Memory Maker

AAP074

  • $91.00
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Smile! Say "Cheeeeese!"

Do you remember annual school photos or family holiday pictures requiring you to smile for the camera with a vocalization "cheeeese," perhaps? In Argentina, they say "whiskeeey" before a photo. In Bulgaria, it's "Zeleeee" (cabbage), in China, it's "qie ziiii" (eggplant), and in Germany, they say "Spaghettiiiii." Whatever gets you to grin.

The first cameras, invented as a drawing aid for artists, such as the Daguerreotype cameras in the mid-1800s, captured a permanent image on a copper plate coated with silver iodide. The exposure time could require half an hour!

In 1889, George Eastman created the Kodak camera, which used celluloid film. It was a simple box with a fixed-focus lens and single shutter speed. It came preloaded with enough film for 100 exposures; however, you had to send the whole camera back to the manufacturer for processing and reloading.

The next big camera moment came in 1925 when Oskar Barnack invented a small hand-held camera that used 35mm film like big Hollywood movie cameras. He called it the Leica l, and it revolutionized photography.
The 1950's US saw a popularization of Japanese cameras as US soldiers stationed overseas brought back sleek new models of Nikon, Pentax, and the wildly popular Canon AE1 rangefinder. These single-lens reflex cameras (SLRs) had a mirror-and prism system that allowed you to see and frame the image before capturing it. Major improvement!

New advances brought us autofocus point-and-shoot; then, the first digital camera by Sony in 1981, and the first camera-phone by Sharp in 2000. But the more work the camera did automatically for you, the less individuality and originality resulted. It was too perfect.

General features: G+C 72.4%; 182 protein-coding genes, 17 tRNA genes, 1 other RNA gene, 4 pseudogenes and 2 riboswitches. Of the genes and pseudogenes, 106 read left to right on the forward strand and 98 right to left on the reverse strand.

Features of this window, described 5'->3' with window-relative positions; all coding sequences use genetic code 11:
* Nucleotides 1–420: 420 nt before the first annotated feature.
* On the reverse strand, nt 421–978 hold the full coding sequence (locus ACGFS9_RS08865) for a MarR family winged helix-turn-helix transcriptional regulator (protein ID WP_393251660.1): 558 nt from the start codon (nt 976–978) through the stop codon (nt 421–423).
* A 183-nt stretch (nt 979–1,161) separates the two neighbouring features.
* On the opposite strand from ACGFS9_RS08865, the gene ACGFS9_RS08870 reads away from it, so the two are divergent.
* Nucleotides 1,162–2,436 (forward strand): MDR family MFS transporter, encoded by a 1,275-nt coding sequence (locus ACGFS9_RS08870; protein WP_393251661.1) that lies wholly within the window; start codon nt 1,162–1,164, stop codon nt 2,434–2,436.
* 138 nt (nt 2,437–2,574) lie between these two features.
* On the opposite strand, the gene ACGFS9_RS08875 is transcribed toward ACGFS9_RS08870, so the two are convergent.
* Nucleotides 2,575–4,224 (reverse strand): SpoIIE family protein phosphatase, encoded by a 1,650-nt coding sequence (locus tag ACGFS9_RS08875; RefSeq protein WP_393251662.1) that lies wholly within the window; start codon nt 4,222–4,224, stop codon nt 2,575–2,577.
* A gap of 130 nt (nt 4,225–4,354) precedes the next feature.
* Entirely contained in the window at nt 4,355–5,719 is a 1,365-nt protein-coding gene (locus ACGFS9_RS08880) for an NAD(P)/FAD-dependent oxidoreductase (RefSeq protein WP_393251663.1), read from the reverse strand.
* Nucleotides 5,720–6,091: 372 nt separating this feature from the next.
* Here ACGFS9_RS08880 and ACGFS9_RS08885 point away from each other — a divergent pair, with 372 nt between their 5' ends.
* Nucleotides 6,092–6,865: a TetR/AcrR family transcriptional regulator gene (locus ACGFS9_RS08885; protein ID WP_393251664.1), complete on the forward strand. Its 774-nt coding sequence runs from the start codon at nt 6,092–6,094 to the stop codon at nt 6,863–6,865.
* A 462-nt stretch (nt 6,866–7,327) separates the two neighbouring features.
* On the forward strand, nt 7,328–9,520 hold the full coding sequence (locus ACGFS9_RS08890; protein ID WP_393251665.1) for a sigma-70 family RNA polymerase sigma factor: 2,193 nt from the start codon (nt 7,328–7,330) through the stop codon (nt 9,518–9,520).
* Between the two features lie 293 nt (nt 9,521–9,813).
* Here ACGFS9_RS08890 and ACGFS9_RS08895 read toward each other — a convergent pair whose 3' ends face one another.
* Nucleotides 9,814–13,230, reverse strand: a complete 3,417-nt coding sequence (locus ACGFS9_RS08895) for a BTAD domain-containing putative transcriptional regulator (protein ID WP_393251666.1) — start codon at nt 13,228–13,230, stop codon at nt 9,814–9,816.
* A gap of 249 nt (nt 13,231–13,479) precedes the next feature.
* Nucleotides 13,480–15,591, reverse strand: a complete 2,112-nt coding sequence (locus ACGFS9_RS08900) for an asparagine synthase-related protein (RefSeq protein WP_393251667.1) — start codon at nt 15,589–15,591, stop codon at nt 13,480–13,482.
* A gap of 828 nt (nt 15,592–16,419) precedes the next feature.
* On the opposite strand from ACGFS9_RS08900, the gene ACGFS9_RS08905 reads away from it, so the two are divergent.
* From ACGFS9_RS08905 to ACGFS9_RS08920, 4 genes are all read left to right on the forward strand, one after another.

Today, many young people -- especially those retro-loving hipsters -- have embraced the limited technology of older model cameras (even plastic toy cameras), turning their deficiencies into strengths.

With an analog camera, you manually set the shutter speed, lens aperture, and focus point. You are thinking, not the camera. It requires a bit of skill, patience, and experience, and the resulting photos may be imprecise, a bit blurry, over or underexposed, but they are unique! Hipsters love it!

Remember the surprise and anticipation of getting your developed photos back from the drugstore! OHM remembers that fun too. We have created a vintage SLR camera based upon a classic model that is wildly popular in its heyday and coveted by today's hipster generation. The textures and details of this vintage MEMORY MAKER are stunning and will open albums full of fond memories tucked away in your heart. What else is a bead but a memory?

Our folks would gather the family together at every significant family event to "preserve the moment." Maybe yours did too. We would jostle for position and then turn our expectant faces toward the camera.

"Say cheeeeeese!" or if you prefer, "whiskey!" or "spaghettiiiii". Just don't blink before it's gone.


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